Particularly within the realms of instrumental acoustic guitar music, there’s a defaulting temptation to associate contemporary incarnations with the canon of Guitar Soli – a genre, largely established by John Fahey in the late 1950’s and early 60’s, which has been widely misinterpreted by many of its inheritors. Fahey was a playful member of the avant-garde, masking his experiments within the aesthetics of folk music. Unfortunately, many of those who succeeded him have viewed his work as a form a traditionalism, rather than for what it was. Crucially, the difference between Fahey and many of his imitators offers a chance to distinguish between modes of constructing meaning – between aesthetic similarity and creative mimicry. Fahey made avant-garde music which sounded like folk, many of his imitators made music which sounded like Fahey, but was a form of traditionalism. He embraced the challenge presented by the power of his instrument as an aural signifier, while others simply bowed to it. Discovering the true character of a piece of music, often requires looking beyond what immediately presents itself to the ear, or the temptation to evaluate through radical extremes, be that through association or difference.
While East of the Valley Blues sound nothing like Fahey, the unaccompanied acoustic guitar carries a strong enough of an aural signifier that they could be easily misinterpreted as outliers within the canon of contemporary Guitar Soli. This is a mistake which should not be made. The brothers Cahill make experimental music for the acoustic guitar, which, through acknowledging and facing the challenges it carries within the cultural landscape, attempts to inch toward uncharted waters. Their work recognizes the difference between aesthetics and creativity, embracing action, approach, and intent, over the seemingly immovable weight of their instruments’ sound.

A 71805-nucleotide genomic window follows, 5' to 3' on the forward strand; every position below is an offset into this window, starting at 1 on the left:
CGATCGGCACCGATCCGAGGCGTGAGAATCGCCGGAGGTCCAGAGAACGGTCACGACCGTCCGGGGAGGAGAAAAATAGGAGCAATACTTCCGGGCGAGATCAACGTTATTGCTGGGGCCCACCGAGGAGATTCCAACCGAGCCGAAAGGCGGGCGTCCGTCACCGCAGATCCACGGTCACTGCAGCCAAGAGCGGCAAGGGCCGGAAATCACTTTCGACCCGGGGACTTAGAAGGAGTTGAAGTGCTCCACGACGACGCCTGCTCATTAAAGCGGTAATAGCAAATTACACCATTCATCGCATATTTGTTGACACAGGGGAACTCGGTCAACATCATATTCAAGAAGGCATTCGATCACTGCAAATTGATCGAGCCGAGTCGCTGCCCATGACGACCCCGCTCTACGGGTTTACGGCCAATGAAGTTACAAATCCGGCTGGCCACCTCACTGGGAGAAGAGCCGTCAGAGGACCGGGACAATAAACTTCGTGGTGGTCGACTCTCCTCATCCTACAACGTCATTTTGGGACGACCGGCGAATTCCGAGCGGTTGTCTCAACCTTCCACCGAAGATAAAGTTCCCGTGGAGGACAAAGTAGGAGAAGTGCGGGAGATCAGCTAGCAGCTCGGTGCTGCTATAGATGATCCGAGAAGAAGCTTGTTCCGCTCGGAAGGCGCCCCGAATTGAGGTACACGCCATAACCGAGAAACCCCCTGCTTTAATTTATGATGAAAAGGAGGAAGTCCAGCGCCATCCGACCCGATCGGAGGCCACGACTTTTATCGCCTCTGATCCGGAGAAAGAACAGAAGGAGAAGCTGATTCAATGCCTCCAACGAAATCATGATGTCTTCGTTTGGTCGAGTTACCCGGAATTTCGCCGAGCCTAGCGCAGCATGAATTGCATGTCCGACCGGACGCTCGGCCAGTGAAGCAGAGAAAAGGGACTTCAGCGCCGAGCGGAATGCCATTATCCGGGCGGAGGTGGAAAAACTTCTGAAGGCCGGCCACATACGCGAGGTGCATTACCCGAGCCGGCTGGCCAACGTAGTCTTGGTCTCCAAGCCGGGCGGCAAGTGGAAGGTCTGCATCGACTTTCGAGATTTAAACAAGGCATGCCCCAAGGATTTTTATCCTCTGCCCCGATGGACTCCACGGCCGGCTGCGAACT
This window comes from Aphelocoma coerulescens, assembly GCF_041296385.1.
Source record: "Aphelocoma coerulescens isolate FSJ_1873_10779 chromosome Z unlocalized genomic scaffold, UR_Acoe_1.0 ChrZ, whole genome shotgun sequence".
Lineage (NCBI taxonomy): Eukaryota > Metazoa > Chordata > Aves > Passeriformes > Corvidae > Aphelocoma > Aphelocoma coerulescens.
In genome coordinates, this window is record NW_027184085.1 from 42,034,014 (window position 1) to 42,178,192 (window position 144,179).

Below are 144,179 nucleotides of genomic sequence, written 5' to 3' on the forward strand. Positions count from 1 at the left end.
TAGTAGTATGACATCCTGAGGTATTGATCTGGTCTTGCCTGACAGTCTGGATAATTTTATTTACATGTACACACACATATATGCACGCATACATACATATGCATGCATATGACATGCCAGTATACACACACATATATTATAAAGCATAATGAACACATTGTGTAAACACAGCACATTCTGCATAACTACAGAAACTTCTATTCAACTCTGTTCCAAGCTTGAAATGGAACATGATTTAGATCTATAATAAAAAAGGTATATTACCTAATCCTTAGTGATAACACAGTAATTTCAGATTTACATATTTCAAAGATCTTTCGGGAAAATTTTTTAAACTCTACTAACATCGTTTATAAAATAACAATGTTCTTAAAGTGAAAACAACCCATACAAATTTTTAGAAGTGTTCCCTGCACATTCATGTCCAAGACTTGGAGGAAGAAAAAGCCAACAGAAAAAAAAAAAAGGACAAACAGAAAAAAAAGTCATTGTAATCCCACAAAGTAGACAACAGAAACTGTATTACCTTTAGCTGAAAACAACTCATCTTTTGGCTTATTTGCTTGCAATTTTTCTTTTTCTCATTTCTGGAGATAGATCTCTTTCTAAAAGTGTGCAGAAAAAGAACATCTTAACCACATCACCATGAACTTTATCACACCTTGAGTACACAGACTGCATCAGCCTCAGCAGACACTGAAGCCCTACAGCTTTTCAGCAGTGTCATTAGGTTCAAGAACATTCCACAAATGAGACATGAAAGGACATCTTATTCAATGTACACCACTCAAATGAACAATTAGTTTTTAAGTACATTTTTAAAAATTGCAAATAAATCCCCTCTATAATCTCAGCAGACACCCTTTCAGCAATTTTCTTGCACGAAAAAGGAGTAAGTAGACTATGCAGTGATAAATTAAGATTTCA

For all that it takes on, Fayet present two deceptively elegant and beautiful works – one per side, Lesser Sunda, and High Loess respectively. Across each, the Cahills attack their instruments – two acoustic guitars, with a transparently playful glee – somehow appearing with the weight of experience, coupled with the sense that these instruments have fallen into their hands for the first time and offer infinite surprise. Within the sheets of notes – delicate melody to atonal scratch, each pushes the other, led by the ear and a finger’s response, while never entirely revealing who has done what. The album is the sum of its parts – one dependent on the next, absent of ego, and seemingly following a natural path into the unknown. In so being, it breaths new life and possibility into the acoustic guitar.
While it would be easy to address Fayet aesthetically, or as just another acoustic guitar record, with a slight adjustment of terms, it rapidly becomes a great deal more – a challenge to the entire landscape, and how we evaluate meaning within the arts. It takes the weight this instrument carries, and bends it to its will, asking the ear to work just a bit harder as it goes, without ever feeling demanding or labored. My hat goes of Kevin and Patrick Cahill once more. Check out the album below, and pick it up from Death is Not the End, or a record store near you. As highly recommended as they come.
East of the Valley Blues – Fayet (2017)